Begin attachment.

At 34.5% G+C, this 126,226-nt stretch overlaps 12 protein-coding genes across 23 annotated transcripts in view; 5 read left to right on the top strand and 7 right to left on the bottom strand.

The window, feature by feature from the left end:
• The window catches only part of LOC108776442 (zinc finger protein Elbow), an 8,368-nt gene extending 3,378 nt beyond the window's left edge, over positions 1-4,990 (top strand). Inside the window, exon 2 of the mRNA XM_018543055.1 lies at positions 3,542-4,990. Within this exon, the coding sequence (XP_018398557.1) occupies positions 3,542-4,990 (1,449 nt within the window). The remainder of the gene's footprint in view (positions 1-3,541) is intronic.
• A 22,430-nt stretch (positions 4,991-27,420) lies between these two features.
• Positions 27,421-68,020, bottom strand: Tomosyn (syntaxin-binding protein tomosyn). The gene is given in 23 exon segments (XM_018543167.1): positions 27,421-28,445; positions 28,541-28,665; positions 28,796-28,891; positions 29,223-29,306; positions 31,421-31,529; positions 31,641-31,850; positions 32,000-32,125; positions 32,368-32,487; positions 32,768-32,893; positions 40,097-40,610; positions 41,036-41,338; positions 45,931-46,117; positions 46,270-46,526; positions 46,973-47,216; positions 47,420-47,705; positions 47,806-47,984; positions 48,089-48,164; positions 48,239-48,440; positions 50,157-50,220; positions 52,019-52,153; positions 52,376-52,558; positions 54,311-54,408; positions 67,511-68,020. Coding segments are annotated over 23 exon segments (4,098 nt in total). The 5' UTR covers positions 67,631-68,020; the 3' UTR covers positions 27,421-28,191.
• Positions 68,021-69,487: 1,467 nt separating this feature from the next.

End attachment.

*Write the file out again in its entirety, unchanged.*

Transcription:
At 34.5% G+C, this 126,226-nt stretch overlaps 12 protein-coding genes across 23 annotated transcripts in view; 5 read left to right on the top strand and 7 right to left on the bottom strand.

The window, feature by feature from the left end:
• The window catches only part of LOC108776442 (zinc finger protein Elbow), an 8,368-nt gene extending 3,378 nt beyond the window's left edge, over positions 1-4,990 (top strand). Inside the window, exon 2 of the mRNA XM_018543055.1 lies at positions 3,542-4,990. Within this exon, the coding sequence (XP_018398557.1) occupies positions 3,542-4,990 (1,449 nt within the window). The remainder of the gene's footprint in view (positions 1-3,541) is intronic.
• A 22,430-nt stretch (positions 4,991-27,420) lies between these two features.
• Positions 27,421-68,020, bottom strand: Tomosyn (syntaxin-binding protein tomosyn). The gene is given in 23 exon segments (XM_018543167.1): positions 27,421-28,445; positions 28,541-28,665; positions 28,796-28,891; positions 29,223-29,306; positions 31,421-31,529; positions 31,641-31,850; positions 32,000-32,125; positions 32,368-32,487; positions 32,768-32,893; positions 40,097-40,610; positions 41,036-41,338; positions 45,931-46,117; positions 46,270-46,526; positions 46,973-47,216; positions 47,420-47,705; positions 47,806-47,984; positions 48,089-48,164; positions 48,239-48,440; positions 50,157-50,220; positions 52,019-52,153; positions 52,376-52,558; positions 54,311-54,408; positions 67,511-68,020. Coding segments are annotated over 23 exon segments (4,098 nt in total). The 5' UTR covers positions 67,631-68,020; the 3' UTR covers positions 27,421-28,191.
• Positions 68,021-69,487: 1,467 nt separating this feature from the next.